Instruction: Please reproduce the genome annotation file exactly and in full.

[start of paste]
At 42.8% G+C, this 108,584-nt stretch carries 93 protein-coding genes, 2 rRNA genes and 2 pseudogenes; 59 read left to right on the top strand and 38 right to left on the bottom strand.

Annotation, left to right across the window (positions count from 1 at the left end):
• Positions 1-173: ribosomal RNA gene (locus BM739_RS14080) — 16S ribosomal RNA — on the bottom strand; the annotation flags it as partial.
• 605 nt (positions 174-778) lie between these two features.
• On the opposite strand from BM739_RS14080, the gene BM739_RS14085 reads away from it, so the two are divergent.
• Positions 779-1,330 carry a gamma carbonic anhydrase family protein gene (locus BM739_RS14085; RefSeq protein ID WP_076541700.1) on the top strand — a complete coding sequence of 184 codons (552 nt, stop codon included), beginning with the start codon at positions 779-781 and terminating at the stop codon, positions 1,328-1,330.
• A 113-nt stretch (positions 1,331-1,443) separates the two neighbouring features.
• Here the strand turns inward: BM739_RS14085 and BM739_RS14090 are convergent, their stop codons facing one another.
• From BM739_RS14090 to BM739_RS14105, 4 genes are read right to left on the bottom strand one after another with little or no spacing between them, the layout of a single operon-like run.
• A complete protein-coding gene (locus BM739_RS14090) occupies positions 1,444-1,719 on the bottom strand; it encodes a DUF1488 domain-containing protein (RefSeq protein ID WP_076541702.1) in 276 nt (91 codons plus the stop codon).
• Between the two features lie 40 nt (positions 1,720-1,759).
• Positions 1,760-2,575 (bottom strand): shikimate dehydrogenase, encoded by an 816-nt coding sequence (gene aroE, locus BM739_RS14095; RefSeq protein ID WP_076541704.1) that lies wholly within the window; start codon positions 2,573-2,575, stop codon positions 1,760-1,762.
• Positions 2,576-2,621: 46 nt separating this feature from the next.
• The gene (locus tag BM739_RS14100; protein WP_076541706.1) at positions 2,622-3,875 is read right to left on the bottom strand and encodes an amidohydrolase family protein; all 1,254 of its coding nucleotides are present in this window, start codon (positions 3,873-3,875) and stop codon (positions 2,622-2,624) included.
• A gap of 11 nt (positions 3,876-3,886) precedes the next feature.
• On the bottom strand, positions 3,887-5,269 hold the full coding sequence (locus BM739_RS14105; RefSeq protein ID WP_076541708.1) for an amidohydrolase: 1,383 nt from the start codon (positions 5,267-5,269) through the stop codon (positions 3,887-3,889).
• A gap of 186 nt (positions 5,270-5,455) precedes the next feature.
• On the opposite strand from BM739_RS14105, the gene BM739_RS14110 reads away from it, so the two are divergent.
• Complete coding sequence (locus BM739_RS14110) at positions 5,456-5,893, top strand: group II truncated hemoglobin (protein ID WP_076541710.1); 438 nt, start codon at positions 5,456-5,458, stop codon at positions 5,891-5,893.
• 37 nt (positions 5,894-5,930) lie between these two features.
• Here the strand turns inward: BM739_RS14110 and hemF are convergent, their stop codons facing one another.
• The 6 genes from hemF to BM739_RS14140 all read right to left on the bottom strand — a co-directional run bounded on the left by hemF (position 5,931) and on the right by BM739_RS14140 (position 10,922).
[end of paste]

At 42.8% G+C, this 108,584-nt stretch carries 93 protein-coding genes, 2 rRNA genes and 2 pseudogenes; 59 read left to right on the top strand and 38 right to left on the bottom strand.

Annotation, left to right across the window (positions count from 1 at the left end):
• Positions 1-173: ribosomal RNA gene (locus BM739_RS14080) — 16S ribosomal RNA — on the bottom strand; the annotation flags it as partial.
• 605 nt (positions 174-778) lie between these two features.
• On the opposite strand from BM739_RS14080, the gene BM739_RS14085 reads away from it, so the two are divergent.
• Positions 779-1,330 carry a gamma carbonic anhydrase family protein gene (locus BM739_RS14085; RefSeq protein ID WP_076541700.1) on the top strand — a complete coding sequence of 184 codons (552 nt, stop codon included), beginning with the start codon at positions 779-781 and terminating at the stop codon, positions 1,328-1,330.
• A 113-nt stretch (positions 1,331-1,443) separates the two neighbouring features.
• Here the strand turns inward: BM739_RS14085 and BM739_RS14090 are convergent, their stop codons facing one another.
• From BM739_RS14090 to BM739_RS14105, 4 genes are read right to left on the bottom strand one after another with little or no spacing between them, the layout of a single operon-like run.
• A complete protein-coding gene (locus BM739_RS14090) occupies positions 1,444-1,719 on the bottom strand; it encodes a DUF1488 domain-containing protein (RefSeq protein ID WP_076541702.1) in 276 nt (91 codons plus the stop codon).
• Between the two features lie 40 nt (positions 1,720-1,759).
• Positions 1,760-2,575 (bottom strand): shikimate dehydrogenase, encoded by an 816-nt coding sequence (gene aroE, locus BM739_RS14095; RefSeq protein ID WP_076541704.1) that lies wholly within the window; start codon positions 2,573-2,575, stop codon positions 1,760-1,762.
• Positions 2,576-2,621: 46 nt separating this feature from the next.
• The gene (locus tag BM739_RS14100; protein WP_076541706.1) at positions 2,622-3,875 is read right to left on the bottom strand and encodes an amidohydrolase family protein; all 1,254 of its coding nucleotides are present in this window, start codon (positions 3,873-3,875) and stop codon (positions 2,622-2,624) included.
• A gap of 11 nt (positions 3,876-3,886) precedes the next feature.
• On the bottom strand, positions 3,887-5,269 hold the full coding sequence (locus BM739_RS14105; RefSeq protein ID WP_076541708.1) for an amidohydrolase: 1,383 nt from the start codon (positions 5,267-5,269) through the stop codon (positions 3,887-3,889).
• A gap of 186 nt (positions 5,270-5,455) precedes the next feature.
• On the opposite strand from BM739_RS14105, the gene BM739_RS14110 reads away from it, so the two are divergent.
• Complete coding sequence (locus BM739_RS14110) at positions 5,456-5,893, top strand: group II truncated hemoglobin (protein ID WP_076541710.1); 438 nt, start codon at positions 5,456-5,458, stop codon at positions 5,891-5,893.
• 37 nt (positions 5,894-5,930) lie between these two features.
• Here the strand turns inward: BM739_RS14110 and hemF are convergent, their stop codons facing one another.
• The 6 genes from hemF to BM739_RS14140 all read right to left on the bottom strand — a co-directional run bounded on the left by hemF (position 5,931) and on the right by BM739_RS14140 (position 10,922).